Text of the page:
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Flagship Nanotechnology Institute's New Home Features Canada's Quietest Space

Facility among top in the world of the very, very small

June 22, 2006 – Edmonton, AB — Hundreds of Canada's leading scientists and engineers gathered in Edmonton today to celebrate the opening of one of the world's most technologically advanced research facilities – the National Institute for Nanotechnology (NINT). The $52.2 million facility is designed to provide the optimal conditions for nano-scale research and to foster collaboration between researchers. It includes a suite of characterization labs that are located in 'Canada's quietest space', which for scientists means a place with ultra-low vibration and minimal acoustical noise or electro-magnetic interference – an environment which is essential for research at the nano scale. 

"Not only will this institute be home to some of the most innovative and pioneering research in the world, these facilities will contribute to improving Canada's innovation performance," said the Honourable Maxime Bernier, Minister of Industry. "It will increase our nation's ability to compete in the global marketplace, and I have no doubt that the research carried out here will touch the lives of all Canadians."

The 20,000 square metre building will be shared by the NRC National Institute for Nanotechnology and the University of Alberta. It will include the NINT Innovation Centre, a research transfer facility where tenants working on commercializing nanotechnology will lease both lab and office space. Other specialized spaces include: laboratories for chemical and biochemical synthesis and analysis of the material structure at the atomic scale; and a Class 1000 clean room for the production of nano-structured systems. The facility will house more than $40 million of the latest generation of scientific equipment including electron and scanning probe microscopes, and chemical and material analysis instruments. NINT will occupy five floors and the top two floors will be used by the University of Alberta for nanotechnology-related research.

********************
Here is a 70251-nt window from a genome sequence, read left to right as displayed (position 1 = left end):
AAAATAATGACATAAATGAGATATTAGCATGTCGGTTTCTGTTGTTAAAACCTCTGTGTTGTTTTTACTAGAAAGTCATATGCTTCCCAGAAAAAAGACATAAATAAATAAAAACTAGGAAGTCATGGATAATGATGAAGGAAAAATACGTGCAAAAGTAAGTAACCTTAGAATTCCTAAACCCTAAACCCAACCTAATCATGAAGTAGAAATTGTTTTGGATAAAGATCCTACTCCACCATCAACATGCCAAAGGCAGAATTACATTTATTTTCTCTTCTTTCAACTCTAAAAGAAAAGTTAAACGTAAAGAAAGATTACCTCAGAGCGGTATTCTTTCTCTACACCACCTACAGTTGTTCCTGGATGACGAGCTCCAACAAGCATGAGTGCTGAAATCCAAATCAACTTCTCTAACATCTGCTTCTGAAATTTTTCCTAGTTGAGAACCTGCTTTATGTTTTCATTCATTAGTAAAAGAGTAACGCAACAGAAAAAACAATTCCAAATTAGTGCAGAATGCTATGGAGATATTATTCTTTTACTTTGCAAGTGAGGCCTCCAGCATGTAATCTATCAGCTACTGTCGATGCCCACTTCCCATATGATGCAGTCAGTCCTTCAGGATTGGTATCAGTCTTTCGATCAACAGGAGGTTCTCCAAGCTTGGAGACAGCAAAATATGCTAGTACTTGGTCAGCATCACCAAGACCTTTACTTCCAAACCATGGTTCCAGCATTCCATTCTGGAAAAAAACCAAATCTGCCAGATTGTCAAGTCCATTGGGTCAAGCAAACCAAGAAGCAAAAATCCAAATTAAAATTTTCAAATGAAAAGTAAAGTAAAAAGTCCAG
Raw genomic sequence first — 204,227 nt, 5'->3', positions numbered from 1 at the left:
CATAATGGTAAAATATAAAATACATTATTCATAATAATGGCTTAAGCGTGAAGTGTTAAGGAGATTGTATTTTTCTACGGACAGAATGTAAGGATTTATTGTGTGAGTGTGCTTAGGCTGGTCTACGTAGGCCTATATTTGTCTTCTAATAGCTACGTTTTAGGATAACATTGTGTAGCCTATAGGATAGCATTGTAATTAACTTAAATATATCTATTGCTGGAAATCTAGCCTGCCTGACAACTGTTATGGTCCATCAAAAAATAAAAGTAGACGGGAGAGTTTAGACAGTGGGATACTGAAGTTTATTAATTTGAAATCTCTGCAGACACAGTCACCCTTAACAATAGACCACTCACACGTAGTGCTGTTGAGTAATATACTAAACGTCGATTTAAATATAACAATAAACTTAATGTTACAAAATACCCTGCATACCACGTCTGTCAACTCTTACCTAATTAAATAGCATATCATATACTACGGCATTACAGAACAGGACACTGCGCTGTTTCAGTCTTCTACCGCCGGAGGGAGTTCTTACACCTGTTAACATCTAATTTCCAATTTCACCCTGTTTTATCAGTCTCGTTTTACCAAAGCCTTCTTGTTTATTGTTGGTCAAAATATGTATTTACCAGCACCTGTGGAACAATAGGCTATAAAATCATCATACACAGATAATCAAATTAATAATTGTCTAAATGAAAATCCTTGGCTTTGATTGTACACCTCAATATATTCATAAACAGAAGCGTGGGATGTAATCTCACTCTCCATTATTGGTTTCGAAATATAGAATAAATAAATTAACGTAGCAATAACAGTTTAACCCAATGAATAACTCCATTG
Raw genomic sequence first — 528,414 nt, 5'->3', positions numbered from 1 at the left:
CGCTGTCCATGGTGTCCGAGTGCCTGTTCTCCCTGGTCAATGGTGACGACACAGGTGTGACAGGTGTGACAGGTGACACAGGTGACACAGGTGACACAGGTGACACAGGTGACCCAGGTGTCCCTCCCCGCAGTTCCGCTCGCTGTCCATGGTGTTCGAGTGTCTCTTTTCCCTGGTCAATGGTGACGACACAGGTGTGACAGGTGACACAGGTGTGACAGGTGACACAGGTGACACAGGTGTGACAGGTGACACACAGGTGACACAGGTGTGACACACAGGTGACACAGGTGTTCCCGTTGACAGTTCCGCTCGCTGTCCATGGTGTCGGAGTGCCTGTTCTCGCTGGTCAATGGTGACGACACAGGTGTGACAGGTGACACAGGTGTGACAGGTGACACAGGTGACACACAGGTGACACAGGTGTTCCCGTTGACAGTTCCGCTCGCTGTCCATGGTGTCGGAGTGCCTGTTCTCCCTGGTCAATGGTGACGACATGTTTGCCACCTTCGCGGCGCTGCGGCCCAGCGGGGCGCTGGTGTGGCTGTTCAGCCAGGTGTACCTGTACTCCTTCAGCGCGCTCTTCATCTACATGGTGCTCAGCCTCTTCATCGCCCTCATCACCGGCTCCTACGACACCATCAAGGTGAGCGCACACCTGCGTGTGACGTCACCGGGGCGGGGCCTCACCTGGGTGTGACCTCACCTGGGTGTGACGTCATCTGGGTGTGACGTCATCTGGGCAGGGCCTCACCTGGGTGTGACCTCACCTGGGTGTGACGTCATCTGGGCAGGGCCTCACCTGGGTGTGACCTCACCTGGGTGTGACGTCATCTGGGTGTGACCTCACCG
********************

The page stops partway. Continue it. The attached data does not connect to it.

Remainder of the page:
"Alberta is proud to be a partner in the National Institute of Nanotechnology," said Victor Doerksen, Minister of Alberta Innovation and Science.  "The expertise and knowledge that are being developed in this facility will lead to breakthroughs in agriculture, forestry, energy, health and the environment, generating new businesses and skilled jobs and providing tremendous benefits to Albertans and Canadians."

The cost for the NINT portion of the building was $52.2 million. The Government of Alberta provided $40 million for the building as a part of their commitment to the NINT initiative. The remaining funding came from the Government of Canada through the National Research Council, Western Economic Diversification Canada and Natural Resources Canada.

"NRC strives for the kind of research environment that leads to impact and value for Canada – technology commercialization, the creation of spin-off companies and other new enterprises. One of our goals is to contribute to the development and growth of a strong, vibrant nanotechnology cluster and ultimately, to the Canadian economy," said Dr. Pierre Coulombe, President of the National Research Council of Canada (NRC).

The National Institute for Nanotechnology conducts advanced research and fosters innovation in support of a new generation of nanotechnology-based firms. Canada's flagship nanotechnology institute has created a unique multidisciplinary environment which integrates National Research Council (NRC) and the Universityof Albertaresearchers from numerous disciplines. Established in 2001, NINT is a joint initiative of the Government of Canada, the Government of Alberta, the NRC and the Universityof Alberta.